Here’s one to keep an eye out for: Wholesale Justice,Constitutional Democracy and the Problem of the Class Action Lawsuit by Martin H. Redish. Coming in the Spring from Stanford Univ. Press.
In recent years, much political and legal debate has centered on the class action lawsuit. Many lawyers and judges have noted the intense pressure to settle caused by the very filing of a class suit. Some contend that the procedure amounts to a form of judicial blackmail. The risk is greater when the number of claims aggregated in the class action is so large great that an adverse verdict would push the defendant into bankruptcy, for then the defendant will be under great pressure to settle even if the merits of the case are slight. Castano v. American Tobacco Co., 84 F.3d 734, 746 (5th Cir. 1996); In re Rhone-Poulenc Rorer, Inc., 51 F.3d 1293, 1298-99 (7th Cir.1995); Bruce L. Hay & David Rosenberg, “ ‘Sweetheart’ and ‘Blackmail’ Settlements in Class Actions,” 75 Notre Dame L.Rev. 1377, 1389-92 (2000). Plaintiffs counter that it is an effective means of policing corporate behavior and assuring injured victims’ fair compensation.
According to the previews, this book represents a scholarly effort to view the modern class action comprehensively through the lenses of American political and constitutional theory. Redish argues that the modern class action undermines foundational constitutional principles, including procedural due process and separation of powers. He also asserts that the class action has been improperly transformed from its origins as a complex procedural device into a means for altering the controlling substantive law in highly undemocratic ways. This despite the admonitions of a number of courts that the procedural device of Rule 23 should not be allowed to expand the substance of the claims of class members. Broussard v. Meineke Discount Muffler Shops, Inc., 155 F.3d 331 (4th Cir. 1998); see Cummings v. Connell, 402 F.3d 936, 944 (9th Cir.2005)(“It is axiomatic that Rule 23 cannot ‘abridge, enlarge or modify any substantive right’ of any party to the litigation.”); Blaz v. Belfer, 368 F.3d 501, 504 (5th Cir.2004)(“A class action is merely a procedural device; it does not create new substantive rights.” (quoting Frazar v. Gilbert, 300 F.3d 530, 545 (5th Cir.2002)), rev’d on other grounds sub nom., Frew ex rel. Frew v. Hawkins, 540 U.S. 431, 124 S.Ct. 899, 157 L.Ed.2d 855 (2004)); Mace v. Van Ru Credit Corp., 109 F.3d 338, 346 (7th Cir.1997)(stating that “[t]he application of Rule 23 does not abridge, enlarge or modify any substantive right”); In re Baldwin-United Corp., 770 F.2d 328, 335 (2d Cir.1985)(stating that the federal class-action procedure set forth in Rule 23 “is a rule of procedure and creates no substantive rights or remedies enforceable in federal court”); Southwestern Refining Co. v. Bernal, 22 S.W.3d 425, 437 (Tex.2000) (holding that class action is procedural device which does not alter the substantive requirements of the underlying substantive claim); Winters v. Kan. Hosp. Serv. Ass’n, 1 Kan.App.2d 64, 562 P.2d 98, 101 (1977)(stating that Kansas’ class-action statute “is a procedural statute” that “creates no substantive rights”).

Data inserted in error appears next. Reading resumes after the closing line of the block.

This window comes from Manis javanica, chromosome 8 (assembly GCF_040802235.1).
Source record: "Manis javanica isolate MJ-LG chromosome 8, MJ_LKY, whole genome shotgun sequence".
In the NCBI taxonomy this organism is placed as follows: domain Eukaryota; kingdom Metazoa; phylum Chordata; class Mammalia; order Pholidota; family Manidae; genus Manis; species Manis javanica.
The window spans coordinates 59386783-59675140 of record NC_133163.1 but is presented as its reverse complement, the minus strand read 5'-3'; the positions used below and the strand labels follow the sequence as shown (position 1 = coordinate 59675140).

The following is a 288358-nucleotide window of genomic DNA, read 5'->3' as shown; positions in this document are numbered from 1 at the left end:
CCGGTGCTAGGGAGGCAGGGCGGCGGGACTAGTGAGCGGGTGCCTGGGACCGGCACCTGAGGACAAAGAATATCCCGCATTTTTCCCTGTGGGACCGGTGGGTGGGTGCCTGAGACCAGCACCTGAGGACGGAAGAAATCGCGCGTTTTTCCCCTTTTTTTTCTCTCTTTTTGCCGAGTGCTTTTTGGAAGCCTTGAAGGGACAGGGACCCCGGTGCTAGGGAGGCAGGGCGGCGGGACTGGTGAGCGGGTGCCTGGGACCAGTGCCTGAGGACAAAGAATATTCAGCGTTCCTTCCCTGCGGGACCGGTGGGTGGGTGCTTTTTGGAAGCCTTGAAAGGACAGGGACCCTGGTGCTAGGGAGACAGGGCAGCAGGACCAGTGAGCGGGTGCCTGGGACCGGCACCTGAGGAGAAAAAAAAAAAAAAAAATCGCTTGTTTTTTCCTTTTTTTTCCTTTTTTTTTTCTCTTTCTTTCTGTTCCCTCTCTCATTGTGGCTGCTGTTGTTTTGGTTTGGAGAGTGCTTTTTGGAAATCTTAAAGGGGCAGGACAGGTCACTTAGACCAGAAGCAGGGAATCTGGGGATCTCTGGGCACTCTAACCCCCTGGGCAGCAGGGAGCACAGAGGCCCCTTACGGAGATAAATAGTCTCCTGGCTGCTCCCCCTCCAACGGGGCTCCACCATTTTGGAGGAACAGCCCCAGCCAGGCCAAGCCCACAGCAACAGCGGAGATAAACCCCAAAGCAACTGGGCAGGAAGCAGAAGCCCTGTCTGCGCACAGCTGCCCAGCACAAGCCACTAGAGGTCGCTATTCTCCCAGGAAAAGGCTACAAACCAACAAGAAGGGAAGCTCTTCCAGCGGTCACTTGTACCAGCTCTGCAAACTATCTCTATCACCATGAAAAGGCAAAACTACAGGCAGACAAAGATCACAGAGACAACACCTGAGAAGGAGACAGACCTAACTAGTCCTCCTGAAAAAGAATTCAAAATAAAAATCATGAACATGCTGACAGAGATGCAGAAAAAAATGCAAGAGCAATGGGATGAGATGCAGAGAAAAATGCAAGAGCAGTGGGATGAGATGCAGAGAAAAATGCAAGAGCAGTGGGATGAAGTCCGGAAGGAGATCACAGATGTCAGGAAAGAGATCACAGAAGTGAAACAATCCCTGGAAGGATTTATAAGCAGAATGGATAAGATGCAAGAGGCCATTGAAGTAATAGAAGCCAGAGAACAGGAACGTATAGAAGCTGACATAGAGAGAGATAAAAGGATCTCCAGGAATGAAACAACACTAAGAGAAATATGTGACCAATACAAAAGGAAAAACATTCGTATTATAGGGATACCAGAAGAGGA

Redish goes on to propose an alternative vision of the class action lawsuit, one that is designed to enable the device to serve its potentially valuable procedural purposes in certain contexts without simultaneously contravening core precepts of American constitutional democracy.
Martin Redish is the Louis and Harriet Ancel Professor of Law and Public Policy at the Northwestern University School of Law.